St Dunstan’s

Monks Risborough, Buckinghamshire, England

St Dunstan's James Tomkins 2

James’ Message

Dear Friends,

There’s a story of a woman stopping off on her way back from work to buy a chicken for her dinner. As it was near closing time, the butcher went round the back of his shop, picked up the last chicken he had, put it on the scales behind the counter and told the woman its weight. She thought for a moment. “I really need a bit more chicken than that,” she said. “Do you have any larger ones?” Without a word, the butcher picked up the chicken, went round the back again, groped around as though he was finding another one, and then picked the same chicken up and placed it on the scales. “This chicken weighs one pound more,” he announced. The woman pondered her options and then said, “Okay, I’ll take both of them”.

I’m sure that we’ve all heard it said that “honesty is the best policy”. On the face of it, it seems a straight forward enough statement, something that we know that we should always do. But then there are those potentially awkward situations we face where we might be tempted to bend the truth a little, be economical with the facts, respond with a fairly neutral remark or go off at a tangent. I wonder what you might think if I invited you into our house, which we’d recently redecorated from top to bottom, and I asked your opinion of the colour scheme and carpets we’d chosen. I think our house looks very homely and reflects all the time and hard work we put into decorating it. But if you don’t like pale, pastel colours, I wonder what you might think of it, what would you say? All of a sudden, honesty might seem a wonderful virtue in theory, but much more difficult to put into practice. You want to be polite, but you’re also called to be honest.

One minister in a church, when he called for total honesty within his congregation, asked them to think before they spoke. He explained what he meant by this, by taking each letter from the word ‘think’ and making up five questions from them, so his congregation literally had to think about what they said before they actually said it. For ‘t’ he asked is it true? For ‘h’ he asked will it help? For ‘i’ he asked is it inspiring? For ‘n’ he asked is it necessary? And for ‘k’ he asked is it kind? His aim was to provide a framework for the congregation so that they could encourage each other in their friendships by thinking before speaking.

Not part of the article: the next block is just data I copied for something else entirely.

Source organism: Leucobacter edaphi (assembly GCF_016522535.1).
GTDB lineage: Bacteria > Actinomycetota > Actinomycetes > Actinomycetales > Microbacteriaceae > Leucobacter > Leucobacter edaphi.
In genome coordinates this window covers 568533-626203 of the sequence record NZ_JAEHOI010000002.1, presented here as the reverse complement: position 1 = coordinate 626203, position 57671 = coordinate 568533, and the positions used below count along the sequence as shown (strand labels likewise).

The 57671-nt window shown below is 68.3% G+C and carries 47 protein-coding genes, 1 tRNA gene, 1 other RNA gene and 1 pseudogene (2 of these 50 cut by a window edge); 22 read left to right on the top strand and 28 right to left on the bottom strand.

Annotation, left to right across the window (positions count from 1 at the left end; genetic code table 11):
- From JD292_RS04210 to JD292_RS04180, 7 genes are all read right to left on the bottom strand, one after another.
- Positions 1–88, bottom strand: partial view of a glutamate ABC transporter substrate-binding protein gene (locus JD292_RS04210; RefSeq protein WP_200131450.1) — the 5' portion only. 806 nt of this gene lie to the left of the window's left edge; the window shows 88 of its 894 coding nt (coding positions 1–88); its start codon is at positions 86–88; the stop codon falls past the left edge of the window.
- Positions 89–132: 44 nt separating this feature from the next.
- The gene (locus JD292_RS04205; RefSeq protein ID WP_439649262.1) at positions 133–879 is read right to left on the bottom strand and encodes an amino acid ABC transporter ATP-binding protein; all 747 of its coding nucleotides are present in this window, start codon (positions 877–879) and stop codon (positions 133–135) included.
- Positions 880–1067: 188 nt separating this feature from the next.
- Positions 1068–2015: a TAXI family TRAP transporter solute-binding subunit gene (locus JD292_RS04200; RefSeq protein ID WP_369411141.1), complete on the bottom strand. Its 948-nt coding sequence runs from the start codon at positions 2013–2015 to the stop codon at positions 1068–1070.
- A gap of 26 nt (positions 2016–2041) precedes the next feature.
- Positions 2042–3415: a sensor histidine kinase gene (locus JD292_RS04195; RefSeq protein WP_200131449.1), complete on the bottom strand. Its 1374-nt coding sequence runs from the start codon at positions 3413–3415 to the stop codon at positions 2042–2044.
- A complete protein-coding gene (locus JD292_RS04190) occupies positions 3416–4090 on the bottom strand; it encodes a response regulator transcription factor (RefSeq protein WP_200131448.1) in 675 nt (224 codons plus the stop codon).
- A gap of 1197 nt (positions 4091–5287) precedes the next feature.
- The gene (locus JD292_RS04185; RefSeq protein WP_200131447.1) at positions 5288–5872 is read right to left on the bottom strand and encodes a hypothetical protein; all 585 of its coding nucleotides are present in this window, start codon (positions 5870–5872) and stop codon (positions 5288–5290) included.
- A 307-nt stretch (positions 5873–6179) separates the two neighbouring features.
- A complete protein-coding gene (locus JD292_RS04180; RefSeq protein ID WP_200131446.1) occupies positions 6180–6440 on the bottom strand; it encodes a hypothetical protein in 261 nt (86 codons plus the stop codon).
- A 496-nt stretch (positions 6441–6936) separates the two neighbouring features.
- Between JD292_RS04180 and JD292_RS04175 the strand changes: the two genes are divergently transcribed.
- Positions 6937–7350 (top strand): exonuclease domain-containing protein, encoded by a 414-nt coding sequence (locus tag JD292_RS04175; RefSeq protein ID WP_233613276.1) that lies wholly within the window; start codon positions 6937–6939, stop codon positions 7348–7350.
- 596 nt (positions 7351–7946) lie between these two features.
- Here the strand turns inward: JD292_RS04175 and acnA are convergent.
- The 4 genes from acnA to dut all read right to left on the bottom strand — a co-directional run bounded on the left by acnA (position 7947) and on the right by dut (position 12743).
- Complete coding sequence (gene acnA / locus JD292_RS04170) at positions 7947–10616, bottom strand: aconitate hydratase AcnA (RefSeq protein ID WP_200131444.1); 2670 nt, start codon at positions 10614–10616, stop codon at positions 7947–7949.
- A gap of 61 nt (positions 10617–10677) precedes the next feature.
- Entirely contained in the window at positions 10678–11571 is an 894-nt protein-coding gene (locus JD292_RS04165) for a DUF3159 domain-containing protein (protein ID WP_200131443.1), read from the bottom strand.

Honesty is very difficult. This is part of our human condition and one of the ways in which we fall short of the glory of God. It is hard to be honest with other people, but especially difficult to be honest with ourselves and before God. When we are honest about our own shortcomings, when we are prepared to think about and speak the truth in our dealings with others, then we bring ourselves closer to God, who is the God of all truth. We also allow others to see that truth in us. We open ourselves up to the possibilities of new growth and the healings of past hurts, because the truth will set us free. We can’t hide the truth from God.  Every word, every action, every thought is done in his presence. So it’s important that we think carefully, so that we can be honest to ourselves, honest to others and honest to God.

With all good wishes,